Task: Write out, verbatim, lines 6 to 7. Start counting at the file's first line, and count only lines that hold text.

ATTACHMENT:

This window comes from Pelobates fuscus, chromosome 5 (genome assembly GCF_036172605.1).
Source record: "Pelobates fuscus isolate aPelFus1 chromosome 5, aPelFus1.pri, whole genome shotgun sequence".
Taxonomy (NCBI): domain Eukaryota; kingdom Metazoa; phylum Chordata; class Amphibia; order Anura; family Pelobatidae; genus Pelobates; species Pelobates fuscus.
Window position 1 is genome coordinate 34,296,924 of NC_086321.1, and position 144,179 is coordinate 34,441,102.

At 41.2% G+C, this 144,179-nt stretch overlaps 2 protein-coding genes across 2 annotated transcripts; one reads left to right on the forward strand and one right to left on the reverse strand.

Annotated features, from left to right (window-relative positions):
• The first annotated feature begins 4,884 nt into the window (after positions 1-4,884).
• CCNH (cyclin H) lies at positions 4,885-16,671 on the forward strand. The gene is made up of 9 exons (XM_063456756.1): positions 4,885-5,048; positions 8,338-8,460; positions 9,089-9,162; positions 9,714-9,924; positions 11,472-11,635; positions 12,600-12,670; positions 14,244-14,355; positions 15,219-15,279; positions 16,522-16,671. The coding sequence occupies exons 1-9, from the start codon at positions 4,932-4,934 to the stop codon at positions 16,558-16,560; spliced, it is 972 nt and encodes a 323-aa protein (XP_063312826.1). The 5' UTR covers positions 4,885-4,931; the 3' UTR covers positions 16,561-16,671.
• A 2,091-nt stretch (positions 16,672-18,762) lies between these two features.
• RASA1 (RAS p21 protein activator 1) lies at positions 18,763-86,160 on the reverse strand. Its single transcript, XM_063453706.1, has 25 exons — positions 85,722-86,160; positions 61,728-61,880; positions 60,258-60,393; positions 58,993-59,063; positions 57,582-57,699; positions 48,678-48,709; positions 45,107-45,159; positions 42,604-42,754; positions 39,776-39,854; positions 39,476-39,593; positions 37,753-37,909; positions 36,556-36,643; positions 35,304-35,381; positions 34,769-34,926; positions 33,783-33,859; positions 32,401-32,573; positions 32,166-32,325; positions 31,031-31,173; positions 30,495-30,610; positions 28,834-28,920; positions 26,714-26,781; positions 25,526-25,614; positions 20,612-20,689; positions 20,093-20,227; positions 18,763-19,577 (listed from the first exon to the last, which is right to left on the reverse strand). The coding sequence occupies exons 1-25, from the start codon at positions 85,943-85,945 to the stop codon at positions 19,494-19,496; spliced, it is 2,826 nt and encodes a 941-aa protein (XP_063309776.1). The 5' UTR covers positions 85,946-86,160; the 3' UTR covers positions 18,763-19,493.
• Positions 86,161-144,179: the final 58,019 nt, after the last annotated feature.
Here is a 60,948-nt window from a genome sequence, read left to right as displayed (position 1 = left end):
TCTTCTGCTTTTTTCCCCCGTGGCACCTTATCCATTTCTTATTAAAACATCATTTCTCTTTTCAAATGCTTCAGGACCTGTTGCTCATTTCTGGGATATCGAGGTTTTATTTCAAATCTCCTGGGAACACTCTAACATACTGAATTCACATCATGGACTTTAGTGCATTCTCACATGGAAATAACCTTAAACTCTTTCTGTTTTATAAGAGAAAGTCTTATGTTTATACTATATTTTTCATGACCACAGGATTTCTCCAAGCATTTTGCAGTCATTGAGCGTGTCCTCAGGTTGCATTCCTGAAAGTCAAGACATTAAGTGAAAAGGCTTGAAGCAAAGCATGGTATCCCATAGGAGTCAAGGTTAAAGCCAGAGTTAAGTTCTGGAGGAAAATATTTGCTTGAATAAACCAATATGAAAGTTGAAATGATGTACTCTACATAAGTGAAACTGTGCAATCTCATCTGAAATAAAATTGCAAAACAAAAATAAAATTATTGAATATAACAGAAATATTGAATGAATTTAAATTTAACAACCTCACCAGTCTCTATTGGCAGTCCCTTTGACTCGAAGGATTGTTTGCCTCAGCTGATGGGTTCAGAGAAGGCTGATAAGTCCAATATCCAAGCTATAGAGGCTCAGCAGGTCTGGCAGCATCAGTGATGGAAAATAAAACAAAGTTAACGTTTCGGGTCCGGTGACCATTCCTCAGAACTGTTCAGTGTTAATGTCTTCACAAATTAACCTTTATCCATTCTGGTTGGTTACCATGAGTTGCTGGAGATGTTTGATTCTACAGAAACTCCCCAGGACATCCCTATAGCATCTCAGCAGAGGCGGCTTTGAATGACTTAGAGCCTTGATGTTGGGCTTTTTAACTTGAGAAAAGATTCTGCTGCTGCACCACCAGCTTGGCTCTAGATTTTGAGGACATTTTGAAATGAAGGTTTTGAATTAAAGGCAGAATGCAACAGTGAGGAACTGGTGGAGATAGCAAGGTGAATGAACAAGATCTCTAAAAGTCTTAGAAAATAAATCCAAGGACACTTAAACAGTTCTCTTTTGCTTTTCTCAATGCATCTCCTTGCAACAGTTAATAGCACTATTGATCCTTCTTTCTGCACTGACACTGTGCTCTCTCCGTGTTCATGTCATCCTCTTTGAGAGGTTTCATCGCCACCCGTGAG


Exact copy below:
Annotated features, from left to right (window-relative positions):
• The first annotated feature begins 4,884 nt into the window (after positions 1-4,884).